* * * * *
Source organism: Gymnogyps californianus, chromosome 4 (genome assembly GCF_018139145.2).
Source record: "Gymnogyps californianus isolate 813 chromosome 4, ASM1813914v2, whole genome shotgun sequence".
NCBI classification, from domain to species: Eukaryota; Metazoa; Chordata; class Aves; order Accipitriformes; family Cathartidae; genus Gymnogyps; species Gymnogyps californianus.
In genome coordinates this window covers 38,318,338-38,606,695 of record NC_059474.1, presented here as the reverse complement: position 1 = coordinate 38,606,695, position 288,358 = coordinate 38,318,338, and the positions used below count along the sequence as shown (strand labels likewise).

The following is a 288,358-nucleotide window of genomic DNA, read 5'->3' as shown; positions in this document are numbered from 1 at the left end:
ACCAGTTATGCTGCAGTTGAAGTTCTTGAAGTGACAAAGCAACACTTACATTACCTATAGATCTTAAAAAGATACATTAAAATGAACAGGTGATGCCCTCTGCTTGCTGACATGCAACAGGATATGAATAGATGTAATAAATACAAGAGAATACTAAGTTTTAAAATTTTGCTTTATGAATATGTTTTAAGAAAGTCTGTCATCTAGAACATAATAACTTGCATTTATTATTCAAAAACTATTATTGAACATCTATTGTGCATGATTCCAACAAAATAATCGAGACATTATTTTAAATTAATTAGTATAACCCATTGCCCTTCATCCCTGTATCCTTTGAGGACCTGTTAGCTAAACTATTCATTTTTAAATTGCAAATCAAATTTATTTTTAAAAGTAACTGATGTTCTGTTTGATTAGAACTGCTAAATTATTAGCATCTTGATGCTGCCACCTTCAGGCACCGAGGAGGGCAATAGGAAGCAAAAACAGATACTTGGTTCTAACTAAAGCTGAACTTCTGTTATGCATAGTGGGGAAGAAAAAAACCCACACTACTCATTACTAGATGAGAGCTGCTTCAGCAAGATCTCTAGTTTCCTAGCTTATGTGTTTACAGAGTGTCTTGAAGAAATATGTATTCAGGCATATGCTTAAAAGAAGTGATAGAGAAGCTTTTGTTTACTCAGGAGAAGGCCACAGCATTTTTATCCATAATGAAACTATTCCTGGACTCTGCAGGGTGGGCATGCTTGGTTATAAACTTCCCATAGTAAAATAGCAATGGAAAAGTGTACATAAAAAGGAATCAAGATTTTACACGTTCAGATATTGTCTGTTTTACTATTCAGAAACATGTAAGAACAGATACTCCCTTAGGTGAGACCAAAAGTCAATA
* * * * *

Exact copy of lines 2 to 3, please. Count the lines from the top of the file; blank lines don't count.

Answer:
Source record: "Gymnogyps californianus isolate 813 chromosome 4, ASM1813914v2, whole genome shotgun sequence".
NCBI classification, from domain to species: Eukaryota; Metazoa; Chordata; class Aves; order Accipitriformes; family Cathartidae; genus Gymnogyps; species Gymnogyps californianus.